Rethinking urban ecologies of the global South

We’ve have just published a new article in the geography journal Antipode on “Provincializing Urban Political Ecology: Towards a Situated UPE Through African Urbanism“.

In this article we argue that the ecologies being shaped through the new and rapidly emergent forms of urbanization that we witness in the global South and developing countries of Africa, Asia and Latin America provide both opportunities and challenges to how we theorize the urban. It requires both a better understanding of the biophysical systems in these places, but also a greater attention to everyday informal activities and how power and decision-making operates in these cities.

The paper argues that although frameworks like those of Urban Political Ecology (UPE) have provided great tools during the last decade, these are based on the experience of EuroAmerican urbanization and focus on networked infrastructure systems like water, sanitation and electricity.

Jonathan Silver states that “To use a particular framing of infrastructure as a lens made sense in New York, London or Stockholm. Here the modernist promise of urbanization of universal access was strong. But in cities like Lagos or Kampala this would fail to account for many experiences and actors that shape the city and who has access to good and healthy environments. We hope our paper provides one response to the vibrant debates about postcolonializing our urban knowledges”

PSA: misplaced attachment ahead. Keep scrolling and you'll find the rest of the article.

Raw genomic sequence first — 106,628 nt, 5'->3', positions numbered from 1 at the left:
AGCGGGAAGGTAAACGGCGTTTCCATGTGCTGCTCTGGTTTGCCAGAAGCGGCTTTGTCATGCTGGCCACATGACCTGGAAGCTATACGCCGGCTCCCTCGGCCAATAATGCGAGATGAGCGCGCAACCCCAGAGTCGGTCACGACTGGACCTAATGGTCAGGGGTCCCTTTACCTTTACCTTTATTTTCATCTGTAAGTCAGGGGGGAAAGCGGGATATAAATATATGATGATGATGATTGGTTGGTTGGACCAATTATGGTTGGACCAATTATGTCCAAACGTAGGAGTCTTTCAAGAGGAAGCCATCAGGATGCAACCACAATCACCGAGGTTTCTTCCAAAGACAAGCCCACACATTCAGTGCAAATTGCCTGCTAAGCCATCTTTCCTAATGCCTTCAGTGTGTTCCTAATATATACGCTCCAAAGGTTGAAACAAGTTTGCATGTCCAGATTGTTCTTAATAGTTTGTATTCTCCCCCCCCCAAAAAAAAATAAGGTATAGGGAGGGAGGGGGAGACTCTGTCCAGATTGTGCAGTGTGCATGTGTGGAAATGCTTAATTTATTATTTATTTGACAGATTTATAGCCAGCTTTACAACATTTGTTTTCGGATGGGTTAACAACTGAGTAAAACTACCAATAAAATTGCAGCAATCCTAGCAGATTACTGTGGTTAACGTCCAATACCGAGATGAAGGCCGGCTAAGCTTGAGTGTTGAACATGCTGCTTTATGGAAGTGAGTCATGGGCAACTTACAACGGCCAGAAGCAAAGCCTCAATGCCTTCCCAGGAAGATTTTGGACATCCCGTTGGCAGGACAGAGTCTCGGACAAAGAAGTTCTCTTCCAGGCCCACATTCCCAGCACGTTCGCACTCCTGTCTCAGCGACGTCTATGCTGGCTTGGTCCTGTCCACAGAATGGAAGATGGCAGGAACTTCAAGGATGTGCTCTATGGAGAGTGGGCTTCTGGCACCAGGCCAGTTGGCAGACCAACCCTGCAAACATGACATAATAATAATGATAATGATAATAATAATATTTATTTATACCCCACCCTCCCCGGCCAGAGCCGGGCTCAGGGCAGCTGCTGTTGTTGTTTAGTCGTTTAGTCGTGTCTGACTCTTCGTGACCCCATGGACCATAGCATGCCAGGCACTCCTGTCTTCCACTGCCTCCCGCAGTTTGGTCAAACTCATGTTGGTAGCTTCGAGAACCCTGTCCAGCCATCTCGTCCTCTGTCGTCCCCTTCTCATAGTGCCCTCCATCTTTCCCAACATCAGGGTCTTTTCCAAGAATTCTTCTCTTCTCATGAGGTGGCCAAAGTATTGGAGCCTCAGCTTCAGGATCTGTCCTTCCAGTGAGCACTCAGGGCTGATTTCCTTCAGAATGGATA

Situated Urban Political Ecologies—A collaborative platform

We use  own empirical research in Africa combined with a close reading and review of urban research across the continent of Africa—of ‘African urbanism’—to develop our grounded and situated repertoire of analyzing cities and urban ecologies. In a broader effort, we have developed a new research platform ‘Situated Urban Political Ecologies’ that we hope will become an expanding space for collaboration with scholars, students, policy-makers and activists in the years to come.

Our situated approach opens, as argued by Edgar Pieterse at the African Centre for Cities, for a radical incrementalist approach for transformation towards more sustainable and equal forms of urbanization. This form of transformation places the very contested nature of cities at the heart of any transformation, but it still locates the conditions of possibility locally and everyday practices.

Mary, Henrik and Jon


Dr. Mary Lawhon is an urban political ecologist based at the Department of Geography and Environmental Sustainability at University…